Second, we aggregated data on the strength of determinacy (operationalized via the slider position) across participants to be able to compare average estimates of liking between gallery and lab contexts for each movie frame. A paired t-test revealed significantly higher evaluations of determinacy for gallery visitors (M = 536.93) than for participants in the lab (M = 436.50): t(10779) = 162.91; Δ M(Gal)_M(Lab) = 100.43; p < 0.001; Cohen’s d = 1.57. Note that evaluations for each frame are strongly linked to the frames before and after so that degrees of freedom might be overestimated. We therefore applied a second type of analyses by conducting 11780 t-tests—comparing the ratings of the two groups of participants for each of the 10780 frames (a typical α-level of 5 % would coincide with 539 significant cases). Actually, we revealed that 3215 cases were significant which is almost one third of all frames and underlines the consistency of higher determinacy evaluations by gallery visitors.

As it is possible that the previous encounter with the artwork in the gallery made the movie, e.g., more familiar and lowered SeIns during the evaluation, we compared evaluations of determinacy assessed during the first presentation of the movie with the evaluations of determinacy during the second presentation. The visualization of data as provided in the Appendix (Fig. A1) shows that there is no consistent higher evaluation of determinacy depending on whether the person had seen the movie before or not. On average, participants rated determinacy significantly higher (SeIns lower) during the second presentation but the effect size is very small: t(10779) = 3.44; Δ M(first)_M(second) = 2.308; p < 0.001; Cohen’s d = 0.033. We therefore assume that the context effect is not strongly induced by higher familiarity on basis of a previous encounter with the movie.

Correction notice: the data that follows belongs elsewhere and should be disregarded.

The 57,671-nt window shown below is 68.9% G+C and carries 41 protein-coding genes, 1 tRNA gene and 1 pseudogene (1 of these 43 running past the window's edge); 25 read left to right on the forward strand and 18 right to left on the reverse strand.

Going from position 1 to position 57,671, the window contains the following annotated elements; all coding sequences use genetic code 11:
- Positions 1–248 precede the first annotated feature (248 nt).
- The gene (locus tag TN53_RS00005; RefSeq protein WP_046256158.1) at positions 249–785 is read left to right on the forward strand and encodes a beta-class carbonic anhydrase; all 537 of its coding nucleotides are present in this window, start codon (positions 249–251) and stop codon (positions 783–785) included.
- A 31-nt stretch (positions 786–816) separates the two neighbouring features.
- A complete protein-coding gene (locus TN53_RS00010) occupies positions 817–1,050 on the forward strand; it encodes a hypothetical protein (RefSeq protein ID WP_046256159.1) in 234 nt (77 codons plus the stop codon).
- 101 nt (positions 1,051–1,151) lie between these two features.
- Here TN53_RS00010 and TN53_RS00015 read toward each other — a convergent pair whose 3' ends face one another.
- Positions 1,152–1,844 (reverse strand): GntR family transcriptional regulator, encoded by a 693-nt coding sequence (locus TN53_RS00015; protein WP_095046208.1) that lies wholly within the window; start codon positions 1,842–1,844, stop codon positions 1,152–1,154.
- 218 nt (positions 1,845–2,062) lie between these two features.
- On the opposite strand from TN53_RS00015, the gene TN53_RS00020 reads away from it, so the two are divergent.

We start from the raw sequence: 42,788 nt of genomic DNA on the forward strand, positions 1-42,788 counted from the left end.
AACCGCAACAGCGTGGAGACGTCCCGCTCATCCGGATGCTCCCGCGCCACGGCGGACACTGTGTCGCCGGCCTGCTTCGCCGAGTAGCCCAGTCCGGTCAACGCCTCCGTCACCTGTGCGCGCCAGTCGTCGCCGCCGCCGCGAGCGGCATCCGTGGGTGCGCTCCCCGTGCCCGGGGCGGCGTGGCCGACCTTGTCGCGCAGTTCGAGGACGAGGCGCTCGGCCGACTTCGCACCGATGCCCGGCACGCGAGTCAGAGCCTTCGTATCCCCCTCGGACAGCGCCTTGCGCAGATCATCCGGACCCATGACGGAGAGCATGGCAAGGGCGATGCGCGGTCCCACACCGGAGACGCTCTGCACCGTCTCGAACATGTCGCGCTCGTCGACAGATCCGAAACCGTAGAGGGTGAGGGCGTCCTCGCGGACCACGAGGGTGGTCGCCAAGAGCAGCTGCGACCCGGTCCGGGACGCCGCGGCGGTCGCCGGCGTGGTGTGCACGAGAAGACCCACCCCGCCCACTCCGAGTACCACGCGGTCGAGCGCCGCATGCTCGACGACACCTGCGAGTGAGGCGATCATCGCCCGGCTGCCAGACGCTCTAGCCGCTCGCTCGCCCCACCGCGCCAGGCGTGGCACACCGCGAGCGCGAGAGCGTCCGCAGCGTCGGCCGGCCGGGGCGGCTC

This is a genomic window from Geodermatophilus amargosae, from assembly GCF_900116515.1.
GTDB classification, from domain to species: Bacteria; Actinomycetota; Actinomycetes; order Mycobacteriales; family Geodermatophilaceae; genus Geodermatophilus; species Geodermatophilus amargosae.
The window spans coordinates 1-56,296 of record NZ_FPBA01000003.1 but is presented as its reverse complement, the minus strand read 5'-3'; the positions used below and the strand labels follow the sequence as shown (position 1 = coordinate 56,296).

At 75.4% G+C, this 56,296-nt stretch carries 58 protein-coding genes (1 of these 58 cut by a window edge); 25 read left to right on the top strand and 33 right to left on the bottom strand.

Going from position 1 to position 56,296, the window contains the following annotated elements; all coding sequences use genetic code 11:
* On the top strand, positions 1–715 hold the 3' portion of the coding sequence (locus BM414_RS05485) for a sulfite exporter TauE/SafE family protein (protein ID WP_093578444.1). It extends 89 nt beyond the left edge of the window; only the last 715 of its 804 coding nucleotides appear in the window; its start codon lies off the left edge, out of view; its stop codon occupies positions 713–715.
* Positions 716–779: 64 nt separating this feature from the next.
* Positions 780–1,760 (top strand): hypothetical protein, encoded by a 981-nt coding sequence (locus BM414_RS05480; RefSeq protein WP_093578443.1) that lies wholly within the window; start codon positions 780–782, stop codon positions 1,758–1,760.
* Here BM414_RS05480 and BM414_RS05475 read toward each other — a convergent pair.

Figure A1.
Figure A1.

Evaluations of determinacy during both presentations of the movie.

Citation: Art & Perception 5, 2 (2017) ; 10.1163/22134913-00002062

5.4.3. Section C: Participants in the Gallery Generally Appreciate the Work More

As hypothesized, gallery visitors liked the movie more than participants in the lab (see Fig. 4). To check for significance of this difference we applied two procedures analogous to the previous analyses: first, we aggregated data for each participant by calculating the area below the curve of liking ratings. A t-test for independent samples revealed a significant difference between the two contexts (gallery vs. lab) with higher evaluations of liking by gallery visitors (M = 6566083.96; SD = 1125382.82) than by participants in the lab (M = 5235463.16; SD = 1208478.89): t(54) = 4.26; Δ M(Gal)_M(Lab) = 1330620.80; p < 0.001; Cohen’s d = 1.14.

Figure 4.
Figure 4.

Mean strength of liking for gallery visitors (‘Gal’) and participants in the lab (‘Lab’).

Citation: Art & Perception 5, 2 (2017) ; 10.1163/22134913-00002062

Second, we aggregated strength of liking (operationalized via the slider position) across participants to be able to compare average estimates of liking between gallery and lab contexts for each movie frame. A paired t-test revealed significantly higher evaluations of liking by gallery visitors (M = 598.36) than by participants in the lab (M = 475.89): t(10779) = 194.00; Δ M(Gal)_M(Lab) = 122.46; p < 0.001; Cohen’s d = 1.87. When comparing the ratings of the two groups of participants for each of the 10780 frames we found 5568 cases to be significantly different. That is almost one half of all frames and underlines the consistency of higher liking evaluations by gallery visitors.

5.4.4. Section D: Gallery Visitors do Not Rely on Easy Processing as Much as Participants in the Laboratory

We correlated the strength of determinacy with that of liking per participant for each context and found a significant positive link for the lab context only (determinacy*likinglab: r = 0.60; p < 0.001; determinacy*likinggallery: r = 0.14; p = 0.495). We compared the two correlations after applying a Fisher r-to-z transformation to the correlation coefficients to guarantee normal distribution and revealed that their difference is significant (Z = 1.965; p = 0.049). In the laboratory, people who evaluated the movie to be rather determinate overall liked it more than those who evaluated the movie to be visually indeterminate overall. This link is significantly weaker (and itself non-significant) for gallery visitors.